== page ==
When I was a kid, I remember talking with friends about burying a time capsule. How cool it would be to bury something and dig it up a few years later. I don't remember if we actually followed through, but I'm sure there are remnants of our childhood underground somewhere.
This came back to me recently when the city of Tulsa, Oklahoma, reclaimed a cache of items that had been buried 50 years earlier. Among the items buried was a 1957 Plymouth Belvedere. As you can tell from the picture, the Tulsa capsule, which was designed to withstand an atomic blast, apparently couldn't deal with Mother Nature and her "gift" of several feet of standing water.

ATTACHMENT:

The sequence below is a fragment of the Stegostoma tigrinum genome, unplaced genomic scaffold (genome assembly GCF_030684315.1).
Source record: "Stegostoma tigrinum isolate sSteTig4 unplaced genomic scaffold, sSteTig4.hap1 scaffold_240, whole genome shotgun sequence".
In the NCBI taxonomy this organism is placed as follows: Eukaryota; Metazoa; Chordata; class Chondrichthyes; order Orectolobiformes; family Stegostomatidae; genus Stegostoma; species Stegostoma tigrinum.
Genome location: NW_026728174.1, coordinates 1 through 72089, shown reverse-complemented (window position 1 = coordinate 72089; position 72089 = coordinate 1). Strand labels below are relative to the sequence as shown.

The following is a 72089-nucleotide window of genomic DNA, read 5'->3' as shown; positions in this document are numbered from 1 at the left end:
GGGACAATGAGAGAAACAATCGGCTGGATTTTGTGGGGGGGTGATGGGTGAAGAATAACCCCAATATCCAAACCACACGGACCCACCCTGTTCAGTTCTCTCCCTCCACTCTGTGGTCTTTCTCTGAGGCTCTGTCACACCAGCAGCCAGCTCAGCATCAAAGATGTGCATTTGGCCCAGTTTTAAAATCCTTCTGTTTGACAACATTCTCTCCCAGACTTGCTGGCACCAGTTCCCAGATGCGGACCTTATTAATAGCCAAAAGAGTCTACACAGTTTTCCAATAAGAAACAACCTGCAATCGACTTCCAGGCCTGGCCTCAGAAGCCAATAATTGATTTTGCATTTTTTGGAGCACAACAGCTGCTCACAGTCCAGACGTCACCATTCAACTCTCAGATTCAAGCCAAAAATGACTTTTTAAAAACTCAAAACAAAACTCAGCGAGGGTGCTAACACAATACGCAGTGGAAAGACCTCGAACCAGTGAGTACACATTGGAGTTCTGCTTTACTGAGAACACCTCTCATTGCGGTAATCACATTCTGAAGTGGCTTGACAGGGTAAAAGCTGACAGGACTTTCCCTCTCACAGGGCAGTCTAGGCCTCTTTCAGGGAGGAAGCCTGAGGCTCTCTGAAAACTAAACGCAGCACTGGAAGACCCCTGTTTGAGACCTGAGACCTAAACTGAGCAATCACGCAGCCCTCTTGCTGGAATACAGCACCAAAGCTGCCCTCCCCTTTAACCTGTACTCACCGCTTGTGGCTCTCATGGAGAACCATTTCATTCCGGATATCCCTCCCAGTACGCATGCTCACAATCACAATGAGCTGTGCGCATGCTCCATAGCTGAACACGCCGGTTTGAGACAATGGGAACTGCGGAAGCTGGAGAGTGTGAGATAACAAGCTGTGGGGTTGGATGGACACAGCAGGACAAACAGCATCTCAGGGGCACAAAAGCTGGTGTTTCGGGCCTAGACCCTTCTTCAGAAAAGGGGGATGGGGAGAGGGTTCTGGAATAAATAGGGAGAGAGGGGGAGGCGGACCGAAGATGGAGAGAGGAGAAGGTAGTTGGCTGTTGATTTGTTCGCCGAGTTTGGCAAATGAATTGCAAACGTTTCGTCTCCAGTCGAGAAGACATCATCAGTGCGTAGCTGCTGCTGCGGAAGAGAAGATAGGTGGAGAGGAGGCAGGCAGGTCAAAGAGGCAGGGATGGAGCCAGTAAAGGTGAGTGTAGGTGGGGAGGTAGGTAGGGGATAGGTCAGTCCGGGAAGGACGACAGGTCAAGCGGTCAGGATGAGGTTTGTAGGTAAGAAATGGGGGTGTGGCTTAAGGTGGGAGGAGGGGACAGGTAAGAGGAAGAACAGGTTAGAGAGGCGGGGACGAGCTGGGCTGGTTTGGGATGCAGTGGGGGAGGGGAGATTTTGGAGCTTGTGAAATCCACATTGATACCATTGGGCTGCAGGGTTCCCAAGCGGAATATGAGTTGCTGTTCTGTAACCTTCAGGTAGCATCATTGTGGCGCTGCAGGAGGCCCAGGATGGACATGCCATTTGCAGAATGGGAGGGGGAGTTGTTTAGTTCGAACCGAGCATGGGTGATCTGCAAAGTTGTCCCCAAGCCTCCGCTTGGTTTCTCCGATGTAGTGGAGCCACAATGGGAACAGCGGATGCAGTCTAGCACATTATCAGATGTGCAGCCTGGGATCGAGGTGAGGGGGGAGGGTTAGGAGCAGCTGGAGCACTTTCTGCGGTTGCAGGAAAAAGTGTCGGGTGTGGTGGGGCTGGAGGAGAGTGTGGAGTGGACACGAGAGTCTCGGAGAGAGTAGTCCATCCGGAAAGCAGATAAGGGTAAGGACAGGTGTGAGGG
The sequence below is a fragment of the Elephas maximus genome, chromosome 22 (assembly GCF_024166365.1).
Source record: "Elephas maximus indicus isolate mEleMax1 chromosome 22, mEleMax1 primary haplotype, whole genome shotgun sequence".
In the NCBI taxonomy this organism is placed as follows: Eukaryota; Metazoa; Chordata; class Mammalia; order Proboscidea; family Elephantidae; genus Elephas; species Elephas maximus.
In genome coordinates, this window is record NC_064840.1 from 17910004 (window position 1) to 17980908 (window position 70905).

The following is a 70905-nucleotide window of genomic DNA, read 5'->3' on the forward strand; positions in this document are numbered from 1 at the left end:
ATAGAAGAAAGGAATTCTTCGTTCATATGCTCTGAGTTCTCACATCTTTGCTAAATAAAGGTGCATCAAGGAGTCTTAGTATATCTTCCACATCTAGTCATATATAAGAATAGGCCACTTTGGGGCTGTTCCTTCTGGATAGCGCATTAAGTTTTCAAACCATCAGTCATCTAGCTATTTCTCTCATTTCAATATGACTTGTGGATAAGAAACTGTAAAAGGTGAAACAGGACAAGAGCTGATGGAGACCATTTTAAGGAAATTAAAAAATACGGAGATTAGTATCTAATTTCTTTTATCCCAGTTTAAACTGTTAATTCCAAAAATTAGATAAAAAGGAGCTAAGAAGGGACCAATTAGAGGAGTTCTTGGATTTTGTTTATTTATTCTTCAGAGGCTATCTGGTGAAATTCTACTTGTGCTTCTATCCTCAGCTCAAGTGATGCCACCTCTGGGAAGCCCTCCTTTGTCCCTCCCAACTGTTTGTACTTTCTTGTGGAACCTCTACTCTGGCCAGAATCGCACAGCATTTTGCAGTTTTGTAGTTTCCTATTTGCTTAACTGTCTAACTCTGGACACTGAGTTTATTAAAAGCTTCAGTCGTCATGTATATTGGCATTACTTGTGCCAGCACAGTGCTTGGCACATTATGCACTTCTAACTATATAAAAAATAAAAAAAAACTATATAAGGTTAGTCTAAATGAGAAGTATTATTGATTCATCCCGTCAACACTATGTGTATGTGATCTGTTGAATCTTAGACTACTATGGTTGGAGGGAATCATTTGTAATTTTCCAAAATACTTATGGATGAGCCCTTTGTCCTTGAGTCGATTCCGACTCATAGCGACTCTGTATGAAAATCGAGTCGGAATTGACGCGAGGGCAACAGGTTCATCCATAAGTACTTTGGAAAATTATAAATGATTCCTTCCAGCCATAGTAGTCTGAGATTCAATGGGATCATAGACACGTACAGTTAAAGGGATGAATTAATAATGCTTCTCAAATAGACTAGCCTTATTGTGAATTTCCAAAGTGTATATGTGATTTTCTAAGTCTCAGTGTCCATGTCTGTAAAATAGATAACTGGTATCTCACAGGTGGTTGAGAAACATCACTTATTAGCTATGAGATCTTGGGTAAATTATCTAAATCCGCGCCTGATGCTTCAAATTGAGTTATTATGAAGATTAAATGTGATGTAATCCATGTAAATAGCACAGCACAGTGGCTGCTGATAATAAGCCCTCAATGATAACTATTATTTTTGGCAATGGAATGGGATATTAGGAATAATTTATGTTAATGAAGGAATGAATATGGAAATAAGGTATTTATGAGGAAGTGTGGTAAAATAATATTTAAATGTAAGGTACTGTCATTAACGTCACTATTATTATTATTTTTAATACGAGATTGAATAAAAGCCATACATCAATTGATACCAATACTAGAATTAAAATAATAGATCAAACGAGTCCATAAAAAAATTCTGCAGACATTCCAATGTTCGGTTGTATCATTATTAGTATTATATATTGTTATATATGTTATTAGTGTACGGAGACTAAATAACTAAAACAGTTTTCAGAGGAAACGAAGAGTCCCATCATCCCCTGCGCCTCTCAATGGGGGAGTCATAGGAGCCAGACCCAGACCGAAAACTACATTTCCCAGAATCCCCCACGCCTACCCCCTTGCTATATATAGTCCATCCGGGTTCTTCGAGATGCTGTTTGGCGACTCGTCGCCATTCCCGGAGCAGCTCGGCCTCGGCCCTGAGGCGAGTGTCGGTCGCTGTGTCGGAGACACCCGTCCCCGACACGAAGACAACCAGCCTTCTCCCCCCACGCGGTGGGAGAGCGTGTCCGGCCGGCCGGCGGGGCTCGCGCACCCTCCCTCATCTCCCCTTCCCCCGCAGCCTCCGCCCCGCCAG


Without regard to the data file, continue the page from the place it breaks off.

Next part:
Now comes the current rage of geocaching, where people hide items to be found through various clues, a modern-day version of a treasure hunt. One offshoot of this is geocapsuling, stashing a family's memories in a fake rock to be discovered later.
Since I have doubts that my descendants will take the time and trouble to hike through rugged terrain to uncover bits of my family history, I prefer a more direct method. But, maybe you come from more adventurous stock. If so, you can check out Time in a Capsule.
Whatever method you choose, make certain your efforts don't come to the same sad end of the 1957 Plymouth.